– The New York Times
The May job numbers raise a depressing possibility: that this is as good as it will get for the United States labor market. At first glance, the new numbers seem like a bit of a mystery. The unemployment rate fell to a 16-year low, yet job creation slowed and the number of people who are neither working nor looking for work rose. But the data aren’t really inconsistent. Rather, they point to a job market that is pretty close to full employment — where workers who want a job can find one fairly easily, but low unemployment isn’t pulling workers into the labor force en masse.
What It’s Like in Places Where Unemployment Is Too Low
– The Wall Street Journal
Three counties in Colorado — Baca, Summit and Yuma — have the lowest unemployment in the country, which is making things tricky for area employers and residents. “It’s a good problem to have on some level, but it is a business concern because in order to have economic growth, you need to have an available supply of labor,” said Mark Melnik, the director of economic and public policy research at UMass Donahue Institute in Massachusetts.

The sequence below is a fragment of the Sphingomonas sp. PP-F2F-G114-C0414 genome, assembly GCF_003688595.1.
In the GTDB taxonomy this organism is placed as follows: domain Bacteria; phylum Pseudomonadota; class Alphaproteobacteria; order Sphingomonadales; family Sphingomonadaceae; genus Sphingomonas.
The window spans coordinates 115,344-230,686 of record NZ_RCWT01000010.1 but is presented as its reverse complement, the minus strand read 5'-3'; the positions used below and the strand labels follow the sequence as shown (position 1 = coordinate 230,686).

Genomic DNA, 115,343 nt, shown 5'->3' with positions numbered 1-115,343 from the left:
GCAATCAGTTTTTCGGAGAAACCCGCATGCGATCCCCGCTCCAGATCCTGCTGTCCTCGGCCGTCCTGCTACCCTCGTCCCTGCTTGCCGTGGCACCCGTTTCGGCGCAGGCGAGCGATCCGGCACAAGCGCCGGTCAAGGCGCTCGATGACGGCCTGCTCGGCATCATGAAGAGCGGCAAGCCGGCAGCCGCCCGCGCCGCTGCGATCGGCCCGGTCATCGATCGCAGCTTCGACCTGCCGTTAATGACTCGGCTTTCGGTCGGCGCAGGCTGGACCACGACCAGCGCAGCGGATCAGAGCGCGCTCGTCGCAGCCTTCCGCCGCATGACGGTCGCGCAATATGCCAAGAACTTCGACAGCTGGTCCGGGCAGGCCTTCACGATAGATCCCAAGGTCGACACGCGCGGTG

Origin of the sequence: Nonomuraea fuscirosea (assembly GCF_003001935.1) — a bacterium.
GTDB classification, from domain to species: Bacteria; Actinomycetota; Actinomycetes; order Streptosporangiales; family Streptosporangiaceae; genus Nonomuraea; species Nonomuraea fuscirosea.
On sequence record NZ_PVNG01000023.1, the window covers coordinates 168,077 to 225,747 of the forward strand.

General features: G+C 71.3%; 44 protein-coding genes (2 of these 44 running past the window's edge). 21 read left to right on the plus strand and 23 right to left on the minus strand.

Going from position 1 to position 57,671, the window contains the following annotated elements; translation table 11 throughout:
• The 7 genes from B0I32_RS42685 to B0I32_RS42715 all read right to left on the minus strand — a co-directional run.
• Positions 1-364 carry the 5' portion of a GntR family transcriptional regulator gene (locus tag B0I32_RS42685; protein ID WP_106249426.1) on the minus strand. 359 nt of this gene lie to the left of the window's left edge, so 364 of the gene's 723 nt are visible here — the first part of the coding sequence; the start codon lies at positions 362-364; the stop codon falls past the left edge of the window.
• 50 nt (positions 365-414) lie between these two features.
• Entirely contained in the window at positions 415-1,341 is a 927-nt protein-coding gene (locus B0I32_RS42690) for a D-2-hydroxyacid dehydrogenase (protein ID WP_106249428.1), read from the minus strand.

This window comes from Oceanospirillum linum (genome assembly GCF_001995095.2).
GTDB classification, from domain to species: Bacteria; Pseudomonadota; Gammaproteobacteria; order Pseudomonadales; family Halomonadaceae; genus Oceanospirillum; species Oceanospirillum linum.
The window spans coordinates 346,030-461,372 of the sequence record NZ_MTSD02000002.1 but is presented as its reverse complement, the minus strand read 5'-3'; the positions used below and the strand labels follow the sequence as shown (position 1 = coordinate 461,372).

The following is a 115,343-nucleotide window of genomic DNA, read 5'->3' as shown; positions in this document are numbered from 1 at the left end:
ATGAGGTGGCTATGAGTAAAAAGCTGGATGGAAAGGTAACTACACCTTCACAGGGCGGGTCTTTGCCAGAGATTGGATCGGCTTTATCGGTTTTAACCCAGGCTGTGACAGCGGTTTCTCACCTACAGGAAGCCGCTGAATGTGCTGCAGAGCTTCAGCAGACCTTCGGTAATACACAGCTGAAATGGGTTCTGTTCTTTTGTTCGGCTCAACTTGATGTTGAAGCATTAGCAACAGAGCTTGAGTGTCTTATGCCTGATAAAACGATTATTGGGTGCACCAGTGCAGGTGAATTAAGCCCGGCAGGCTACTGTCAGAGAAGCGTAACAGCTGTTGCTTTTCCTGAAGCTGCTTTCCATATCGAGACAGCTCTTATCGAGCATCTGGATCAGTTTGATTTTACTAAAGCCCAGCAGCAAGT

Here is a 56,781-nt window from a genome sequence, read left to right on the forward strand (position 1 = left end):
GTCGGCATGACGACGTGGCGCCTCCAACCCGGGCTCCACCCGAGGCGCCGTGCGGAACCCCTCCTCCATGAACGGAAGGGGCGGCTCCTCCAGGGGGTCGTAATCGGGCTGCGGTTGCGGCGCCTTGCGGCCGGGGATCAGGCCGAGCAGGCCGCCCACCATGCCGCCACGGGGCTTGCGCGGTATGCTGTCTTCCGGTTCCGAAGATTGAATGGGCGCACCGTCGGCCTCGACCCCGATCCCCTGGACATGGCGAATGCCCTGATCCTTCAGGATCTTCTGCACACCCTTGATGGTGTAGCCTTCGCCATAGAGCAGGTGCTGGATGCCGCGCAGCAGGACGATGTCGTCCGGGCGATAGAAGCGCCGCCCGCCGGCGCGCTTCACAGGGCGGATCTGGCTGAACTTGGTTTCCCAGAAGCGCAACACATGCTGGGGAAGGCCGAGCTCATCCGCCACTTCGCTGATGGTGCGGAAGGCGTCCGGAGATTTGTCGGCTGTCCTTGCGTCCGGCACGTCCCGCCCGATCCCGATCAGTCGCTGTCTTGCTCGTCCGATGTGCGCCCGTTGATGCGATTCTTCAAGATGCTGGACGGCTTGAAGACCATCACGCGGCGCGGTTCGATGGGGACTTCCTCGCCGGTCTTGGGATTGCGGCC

– National Law Review
President Donald Trump has released a budget proposal reducing the National Labor Relations Board’s funding in fiscal year 2018 by nearly six percent. It also calls for significant staff reductions at a time when the agency’s caseload is projected to increase. What could the budget cut mean for your business? The budget has not been passed by Congress, and there likely will be significant congressional debate over funding of the NLRB (and other agencies, such as the Department of Labor, which also may face significant budget cuts). If the budget passes with significant cuts, expect the results discussed in this article.
It’s gone way beyond silver spoons; just about anything is up for grabs in dining rooms these days. Bloomberg gathered tales of significant items that have been taken from restaurants, from the seemingly worthless (Why would you want that?) to the unwieldy (How do you steal a 6-foot tree?).